410 Cedar Avenue
Minneapolis

A second attempt to blow up a
former mechanical foreman in an
Elizabethton, Tenn., textile plant,
but now out on strike, failed when
the man chanced to be away from
home as it was dynamited by un-
known hands. His wife and child
were also away at the time visiting
friends. View shows a wreckage

rowly saved his life when he re-
moved a lighted fuse from a stick
of dynamite hurled into his autoj
as he was driving home from a
strikers' meeting. The use of the
home as a secret meeting place of
the Elizabethton textile union led
to the bombing and denotes the
latest phase in the strikers' war
now being waged throughout the

standpoint is the most advantage-
ous form of diet that man should
follow will be the basis of a lec-
ture entitled "A Scientist's View of
Vegetarianism" to be given by Dr.
Louis H. Newburgh, professor of
clinical investigation at the Uni-
versity hospital, at 4:15 this after-
noon in Natural Science auditor-
'iVm.
Dr. Newburgh has been occupied
the greater part of the past year
in investigating the relative merits
of vegitarian, meat or mixed diet,
and the value of each has been
studied through observation of its
effect on several volunteer patients.
He will illustrate the talk with
slides made during his recent re-
search.
Professor Jamison Vawter of the
University of Illinois recently an-
nounced that a series of question-
naires revealed that engineering
students stood a better chance' to
get summer jobs than other mem-
bers of the university.
Detroit Theaters
CASS THEATRE
The All-Star Fun Classic
The Royal Family
Nights, $1, $1.50, $2, $2.50 and $3
Wednesday Matinee
Best Seats $2
LAFAYETTE
S$UBERT
THURSTON
The Famous Magician
and his daughter Jane
Prices: Nights, Sat. and Sunday
Mats., 50c, $1 and $1.50

Todd Prize Contest
Will Close Monday
Competition for the A. M. Todd
prize, which is offered every year
by the department of Economics,
will close on Monday, May 20, when
all manuscripts must be submitted.
The topics range anywhere within
the fields of economy and sociol-
ogy and were chosen the Friday
before vacation. A maximum lim-
it of 7500 words has been set by
the committee of which Prof. Car-
ter Goodrich is in charge. The
prize for the best essay submitted
will be one hundred dollars. This
amount has been made available
through a fund established by the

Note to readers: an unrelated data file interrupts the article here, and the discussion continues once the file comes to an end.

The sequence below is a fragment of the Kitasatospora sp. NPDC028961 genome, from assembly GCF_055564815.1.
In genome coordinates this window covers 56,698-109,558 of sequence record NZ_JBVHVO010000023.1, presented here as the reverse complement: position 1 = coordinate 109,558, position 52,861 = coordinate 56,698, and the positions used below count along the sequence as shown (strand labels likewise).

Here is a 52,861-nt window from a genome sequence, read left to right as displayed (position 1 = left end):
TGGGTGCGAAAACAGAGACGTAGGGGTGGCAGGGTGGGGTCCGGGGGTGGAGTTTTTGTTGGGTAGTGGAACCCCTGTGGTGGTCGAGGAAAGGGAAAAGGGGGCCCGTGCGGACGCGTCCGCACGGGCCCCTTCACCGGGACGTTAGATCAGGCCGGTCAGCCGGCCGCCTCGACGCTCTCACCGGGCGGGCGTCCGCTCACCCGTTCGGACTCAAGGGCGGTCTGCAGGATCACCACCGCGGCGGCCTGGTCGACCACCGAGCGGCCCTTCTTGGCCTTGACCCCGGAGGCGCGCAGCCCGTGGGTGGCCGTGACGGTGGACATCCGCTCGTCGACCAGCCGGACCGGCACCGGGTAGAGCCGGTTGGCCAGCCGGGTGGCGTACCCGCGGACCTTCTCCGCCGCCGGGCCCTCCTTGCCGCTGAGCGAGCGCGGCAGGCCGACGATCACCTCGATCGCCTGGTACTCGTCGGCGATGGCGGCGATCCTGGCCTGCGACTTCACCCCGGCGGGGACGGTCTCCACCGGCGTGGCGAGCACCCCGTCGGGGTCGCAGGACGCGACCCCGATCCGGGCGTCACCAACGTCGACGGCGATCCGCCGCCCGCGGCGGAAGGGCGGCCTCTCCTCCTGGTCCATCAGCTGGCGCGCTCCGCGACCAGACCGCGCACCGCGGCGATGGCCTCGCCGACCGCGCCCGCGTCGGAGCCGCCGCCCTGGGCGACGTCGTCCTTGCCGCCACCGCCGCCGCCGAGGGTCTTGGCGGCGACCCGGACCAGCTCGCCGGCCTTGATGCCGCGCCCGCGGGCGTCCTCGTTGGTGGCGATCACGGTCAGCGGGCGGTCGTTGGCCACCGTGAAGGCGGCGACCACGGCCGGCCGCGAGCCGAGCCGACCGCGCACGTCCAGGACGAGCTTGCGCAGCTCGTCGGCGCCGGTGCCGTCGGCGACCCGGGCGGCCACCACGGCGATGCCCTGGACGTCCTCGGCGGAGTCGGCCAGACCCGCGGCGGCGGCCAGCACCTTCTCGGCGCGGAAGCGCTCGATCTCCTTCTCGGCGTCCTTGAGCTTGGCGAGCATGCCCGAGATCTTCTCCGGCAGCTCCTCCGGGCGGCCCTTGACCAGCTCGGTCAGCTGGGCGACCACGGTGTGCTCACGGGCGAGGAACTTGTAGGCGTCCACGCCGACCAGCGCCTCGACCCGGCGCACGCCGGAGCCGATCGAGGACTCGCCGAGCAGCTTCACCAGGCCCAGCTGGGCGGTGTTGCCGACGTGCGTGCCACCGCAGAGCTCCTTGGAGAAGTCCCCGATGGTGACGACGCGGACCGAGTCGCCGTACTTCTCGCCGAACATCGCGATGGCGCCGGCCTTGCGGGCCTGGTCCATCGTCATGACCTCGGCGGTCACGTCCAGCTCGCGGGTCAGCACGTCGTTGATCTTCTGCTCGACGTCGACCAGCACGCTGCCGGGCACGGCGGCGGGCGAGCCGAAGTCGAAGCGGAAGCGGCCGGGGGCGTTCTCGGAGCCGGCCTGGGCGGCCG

Hon. A. M. Todd of Kalamazoo.

Eta Sigma Phi Elects
New Chapter Officers
Esther Hoerner, '30, was elected
president of Eta Sigma Phi, nation-
al honorary classical fraternity, at a
meeting yesterday afternoon. Emmy
Lou Stark, '30, was named vice-pres-
ident, Arthur Lean, '30, treasurer,
and Clara Mitchell, '30, secretary.
Grace Leonard, '30, was elected
chairman of the program com-
mittee.
The Michigan chapter of this
honorary society was inducted com-
paratively recently. Faculty mem-
bers of the Latin and Greek de-
partments have been initiated as
Ihonorarymembers.

of the house. Recently he nar- South.
Some University Student Will Receive
"Perpetual Motion Engine" Next Month

A self-winding wrist watch- ar
"perpetual motion'' watch thatI
winds itself - somewhat on the1
principle of the pedometer, is to be
given free to a student at the1
University of Michigan next month,
according to an announcement of
a prominent New York watch man-
ufacturing company.
According to this statement, the+
new era of perpetual motion has
at last dawned.rTheproblem that
has confronted scientists and in-
ventors for so long a time has at
last been solved-in the form of a
comparatively simple device.
Tests have proved that the self-
winding watch is an accurate, de-
pendable timepiece-possibly even
more accurate than the ordinary
stem-winder.
All students at the University are
invited to compete in the contest1
to obtain a free watch. Each is

requested to write an advertising
headline, in ten words or less, suit-
able for an advertisement featur-t
ing the self-winding watch, and the
student from the University sub-'
mitting the best headline will re-'
ceive this startling new invention.
Headlines sent to The Daily of-
fice will be forwarded to the con-
cern making the offer.

I, -

Strings . . Supplies
. . Repairs . .
for all Musical Instruments
Schaeberle & Song
MUSIC HOUSE
110 S. Main St.

p. "

Dawn Donuts
The Partner for
your Coffee
at Breakfast
Our Bismarcks and Raised
Donuts at all the stores
and restaurants

elene

Starting
A Laugh Riot
Today
Beer, Barmaids, Bliss=-=And A 10 Year Old Thirst
Goes Down for the Count! It's One Lon Roar!

C,. ow~nUER Tr

SHOWS AT
7:0079:00 1

MAY McAVOY-CONRAD NAGEL
CAUGHT INTHE FOG
How Crooked Can Crooks Be?

A

The tatin -A knight of the
The s :a
house philoso- nightstick h a s
pher goes to *' his Paris nights.
Paris to get his New York, Paris,
man, but the \i-- Munich - what
prisoner brings a beat for any
him h om e--
cockeyed!.
WILLIAM
I FARRELL MACIX
lOUISE FAZIENDA & DviDRouNs
NACYDREFL

I

e ar ' lr f h i with &I4y W~ca.voy 07m! Cho<rn4aj

Also

| ROYAL HAWAIIAN SINGERS
I SOITH SEA SONGS AND DANCES Ii

He's Here At Last!
JIM WL AM

U . .